Indigenous women leaders engaged in territorial defence face specific difficulties both outside and within their own organisations. There is greater ferocity in the threats and intimidations faced by women, and particularly so as in the Ecuadorian case extractivism is intensifying via presidential decrees and measures restrictive of rights. By strengthening Tunki, the Paul K. Feyerabend Award 2022 also strengthens the organisational process of the Shuar Arutam women’s leadership network, which seeks food sovereignty, the recovery of ancestral knowledge, ancestral medicine, self-government, and indigenous justice practices to stop the internal division promoted by the company and by indigenous leaders allied to it.
The Award also shows that there is an international community attentive to what is happening in the territory of the Shuar Arutam people, which is hopefully important so that the mining companies in alliance with the government pay more attention to this case and to know that the eyes of the world are attentive to the situation of Tunki. The mining companies, hand in hand with the Ecuadorian government and international cooperation agencies, are promoting greenwashed and ‘socially responsible’ images of their actions. The only clear fact, however, is that their actions intensify the violation of rights and destroy nature and culture in the Cordillera del Condor, a jewel of Amazonian biodiversity. Fortunately the process of resistance driven by Tunki is putting down strong territorial roots and strengthening the Shuar Arutam women. Their support to the territory of life of the Cordillera del Condor, so strong during Tunki’s presidential mandate, is bound to continue well beyond it.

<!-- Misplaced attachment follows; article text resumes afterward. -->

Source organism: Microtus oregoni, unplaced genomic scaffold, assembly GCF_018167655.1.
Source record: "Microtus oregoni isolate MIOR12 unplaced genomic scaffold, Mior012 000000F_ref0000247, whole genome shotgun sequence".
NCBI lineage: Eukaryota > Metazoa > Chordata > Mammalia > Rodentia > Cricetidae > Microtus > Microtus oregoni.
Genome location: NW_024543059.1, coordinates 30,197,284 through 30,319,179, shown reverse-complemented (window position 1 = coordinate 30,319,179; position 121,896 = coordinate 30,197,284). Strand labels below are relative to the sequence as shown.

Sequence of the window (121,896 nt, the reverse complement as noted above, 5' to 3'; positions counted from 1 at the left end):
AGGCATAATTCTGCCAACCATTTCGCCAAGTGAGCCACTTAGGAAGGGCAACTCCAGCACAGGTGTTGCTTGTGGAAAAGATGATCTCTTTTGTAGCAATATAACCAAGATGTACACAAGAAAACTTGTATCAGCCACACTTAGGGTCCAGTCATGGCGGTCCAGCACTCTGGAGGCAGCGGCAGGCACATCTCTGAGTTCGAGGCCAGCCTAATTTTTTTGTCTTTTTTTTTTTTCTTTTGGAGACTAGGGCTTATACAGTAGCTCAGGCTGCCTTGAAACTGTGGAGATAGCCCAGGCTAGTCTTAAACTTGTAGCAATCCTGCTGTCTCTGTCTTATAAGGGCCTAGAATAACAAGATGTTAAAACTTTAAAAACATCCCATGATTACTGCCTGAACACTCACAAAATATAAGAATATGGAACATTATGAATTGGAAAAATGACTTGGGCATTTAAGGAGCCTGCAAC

- A powerful video showing Tunki as a ‘brave woman’:
- On the dangers facing Tunki:
- Tunki’s letter to the United Nations:
- The Shuar Arutam territory listed as a “conserved area” in the UNEP WCMC international registry: